KNOXVILLE, Tenn. (WATE) — There is a national push underway to reduce Black maternal mortality. This week is Black Maternal Health Week, which is recognized each year from April 11-17 to bring attention and action to preventing pregnancy-related deaths and improving maternal health outcomes.
The Knox County Health Department is recognizing Black Maternal Health Week in partnership with the Knox Birth Equity Alliance. There are multiple, free events during this week.
“By offering opportunities for our community to learn more about Black maternal health, we’re raising awareness of the issue and working towards addressing these disparities,” a news release from KCHD states.
On Wednesday, April 12, a “Taste & Paint” event will be held at the Charles W. Cansler Family YMCA, 616 Jessamine St. from 5:30-7:30 p.m. The event will feature food from a Black-owned business and painting will be facilitated by a regional artist. Registration is required and information can be found here.
On Thursday, April 13, the 2nd Annual Black Maternal Health Showcase will take place from 5:30 to 7:30 p.m. at the Frieson Black Cultural Center, 1800 Melrose Ave., on the University of Tennessee campus.
This year’s Black Maternal Health Showcase will feature local researchers, business owners, and professionals who work in the interest of Black maternal health in Knoxville.
Featured guests include:
- Adrien Jones, Public Health Educator
- Femeika Elliott, Postpartum Nutrition and Wellness
- Hannah-Louisa Mendoza, Reentry Program Coordinator
- Jodie Simms-MacLeod, Midwifery Director at UT Medical Center
- Temitayo Abayomi, Doctoral Researcher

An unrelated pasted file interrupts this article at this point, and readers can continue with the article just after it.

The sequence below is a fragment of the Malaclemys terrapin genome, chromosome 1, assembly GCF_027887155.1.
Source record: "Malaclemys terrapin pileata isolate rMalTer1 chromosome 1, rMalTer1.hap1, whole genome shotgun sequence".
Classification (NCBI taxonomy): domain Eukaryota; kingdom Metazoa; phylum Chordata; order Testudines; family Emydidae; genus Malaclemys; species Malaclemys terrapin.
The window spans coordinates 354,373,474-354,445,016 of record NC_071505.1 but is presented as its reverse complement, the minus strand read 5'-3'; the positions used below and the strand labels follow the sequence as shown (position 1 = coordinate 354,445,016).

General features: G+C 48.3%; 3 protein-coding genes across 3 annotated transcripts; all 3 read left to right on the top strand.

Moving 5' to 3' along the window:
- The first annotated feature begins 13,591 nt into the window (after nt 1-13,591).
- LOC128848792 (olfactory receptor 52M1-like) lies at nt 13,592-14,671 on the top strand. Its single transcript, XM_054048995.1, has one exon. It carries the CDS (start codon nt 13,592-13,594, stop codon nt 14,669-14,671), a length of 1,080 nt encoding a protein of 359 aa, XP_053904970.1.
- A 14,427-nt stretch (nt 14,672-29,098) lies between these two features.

The free event is open to the public and food and drinks will be served. Contact Dr. Danielle Procope Bell at firstname.lastname@example.org for questions.
On Saturday, April 15, the 2nd Annual Community Baby Shower will happen at Overcoming Believers Church, 211 Harriet Tubman St. from noon to 2 p.m. Participants can enjoy a shower of baby essentials, birthing and postpartum resources, and more. Registration through Gennisi Charitable Birth Services is required. Space is limited.
Those interested in participating in any of these free events, please visit KCHD’s website to register.
According to the Centers for Disease Control and Prevention, “Black women are three times more likely to die from a pregnancy-related cause than White women. Multiple factors contribute to these disparities, such as variation in quality healthcare, underlying chronic conditions, structural racism, and implicit bias. Social determinants of health prevent many people from racial and ethnic minority groups from having fair opportunities for economic, physical, and emotional health.”